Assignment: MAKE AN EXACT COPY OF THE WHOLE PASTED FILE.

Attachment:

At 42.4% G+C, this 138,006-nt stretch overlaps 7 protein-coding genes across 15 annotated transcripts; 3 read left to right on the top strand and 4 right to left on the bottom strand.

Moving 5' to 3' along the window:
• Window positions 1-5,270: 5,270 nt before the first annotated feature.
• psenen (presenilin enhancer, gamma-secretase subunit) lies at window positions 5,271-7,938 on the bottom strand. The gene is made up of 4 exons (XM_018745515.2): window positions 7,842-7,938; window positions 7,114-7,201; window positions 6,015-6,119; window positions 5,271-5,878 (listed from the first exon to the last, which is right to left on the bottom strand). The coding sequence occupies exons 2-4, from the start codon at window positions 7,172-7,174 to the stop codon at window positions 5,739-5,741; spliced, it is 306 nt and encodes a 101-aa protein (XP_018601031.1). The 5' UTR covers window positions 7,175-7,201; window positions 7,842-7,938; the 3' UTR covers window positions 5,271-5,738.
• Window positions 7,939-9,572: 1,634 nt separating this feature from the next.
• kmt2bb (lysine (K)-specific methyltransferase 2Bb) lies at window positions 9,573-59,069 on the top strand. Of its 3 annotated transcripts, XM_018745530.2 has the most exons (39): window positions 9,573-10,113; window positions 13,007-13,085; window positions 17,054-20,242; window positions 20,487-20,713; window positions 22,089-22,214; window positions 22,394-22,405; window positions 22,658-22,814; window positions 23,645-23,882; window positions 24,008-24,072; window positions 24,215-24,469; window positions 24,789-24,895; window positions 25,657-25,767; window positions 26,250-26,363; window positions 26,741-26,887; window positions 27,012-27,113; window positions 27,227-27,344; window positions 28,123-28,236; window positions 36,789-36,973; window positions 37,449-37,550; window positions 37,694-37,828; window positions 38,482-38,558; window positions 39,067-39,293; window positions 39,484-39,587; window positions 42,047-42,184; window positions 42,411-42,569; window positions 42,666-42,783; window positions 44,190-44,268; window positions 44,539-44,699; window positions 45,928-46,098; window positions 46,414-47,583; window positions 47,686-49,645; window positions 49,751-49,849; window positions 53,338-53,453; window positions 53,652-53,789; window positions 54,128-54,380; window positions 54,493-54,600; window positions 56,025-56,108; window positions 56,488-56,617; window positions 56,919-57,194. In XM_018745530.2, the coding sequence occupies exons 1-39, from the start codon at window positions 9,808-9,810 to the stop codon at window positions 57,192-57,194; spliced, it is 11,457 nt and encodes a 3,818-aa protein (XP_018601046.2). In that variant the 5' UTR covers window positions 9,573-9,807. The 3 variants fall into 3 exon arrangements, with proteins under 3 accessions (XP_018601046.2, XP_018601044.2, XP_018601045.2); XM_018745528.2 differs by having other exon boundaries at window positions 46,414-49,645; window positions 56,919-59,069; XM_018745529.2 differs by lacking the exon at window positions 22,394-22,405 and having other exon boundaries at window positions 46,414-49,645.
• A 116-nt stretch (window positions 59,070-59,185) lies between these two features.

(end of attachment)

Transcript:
At 42.4% G+C, this 138,006-nt stretch overlaps 7 protein-coding genes across 15 annotated transcripts; 3 read left to right on the top strand and 4 right to left on the bottom strand.

Moving 5' to 3' along the window:
• Window positions 1-5,270: 5,270 nt before the first annotated feature.
• psenen (presenilin enhancer, gamma-secretase subunit) lies at window positions 5,271-7,938 on the bottom strand. The gene is made up of 4 exons (XM_018745515.2): window positions 7,842-7,938; window positions 7,114-7,201; window positions 6,015-6,119; window positions 5,271-5,878 (listed from the first exon to the last, which is right to left on the bottom strand). The coding sequence occupies exons 2-4, from the start codon at window positions 7,172-7,174 to the stop codon at window positions 5,739-5,741; spliced, it is 306 nt and encodes a 101-aa protein (XP_018601031.1). The 5' UTR covers window positions 7,175-7,201; window positions 7,842-7,938; the 3' UTR covers window positions 5,271-5,738.
• Window positions 7,939-9,572: 1,634 nt separating this feature from the next.
• kmt2bb (lysine (K)-specific methyltransferase 2Bb) lies at window positions 9,573-59,069 on the top strand. Of its 3 annotated transcripts, XM_018745530.2 has the most exons (39): window positions 9,573-10,113; window positions 13,007-13,085; window positions 17,054-20,242; window positions 20,487-20,713; window positions 22,089-22,214; window positions 22,394-22,405; window positions 22,658-22,814; window positions 23,645-23,882; window positions 24,008-24,072; window positions 24,215-24,469; window positions 24,789-24,895; window positions 25,657-25,767; window positions 26,250-26,363; window positions 26,741-26,887; window positions 27,012-27,113; window positions 27,227-27,344; window positions 28,123-28,236; window positions 36,789-36,973; window positions 37,449-37,550; window positions 37,694-37,828; window positions 38,482-38,558; window positions 39,067-39,293; window positions 39,484-39,587; window positions 42,047-42,184; window positions 42,411-42,569; window positions 42,666-42,783; window positions 44,190-44,268; window positions 44,539-44,699; window positions 45,928-46,098; window positions 46,414-47,583; window positions 47,686-49,645; window positions 49,751-49,849; window positions 53,338-53,453; window positions 53,652-53,789; window positions 54,128-54,380; window positions 54,493-54,600; window positions 56,025-56,108; window positions 56,488-56,617; window positions 56,919-57,194. In XM_018745530.2, the coding sequence occupies exons 1-39, from the start codon at window positions 9,808-9,810 to the stop codon at window positions 57,192-57,194; spliced, it is 11,457 nt and encodes a 3,818-aa protein (XP_018601046.2). In that variant the 5' UTR covers window positions 9,573-9,807. The 3 variants fall into 3 exon arrangements, with proteins under 3 accessions (XP_018601046.2, XP_018601044.2, XP_018601045.2); XM_018745528.2 differs by having other exon boundaries at window positions 46,414-49,645; window positions 56,919-59,069; XM_018745529.2 differs by lacking the exon at window positions 22,394-22,405 and having other exon boundaries at window positions 46,414-49,645.
• A 116-nt stretch (window positions 59,070-59,185) lies between these two features.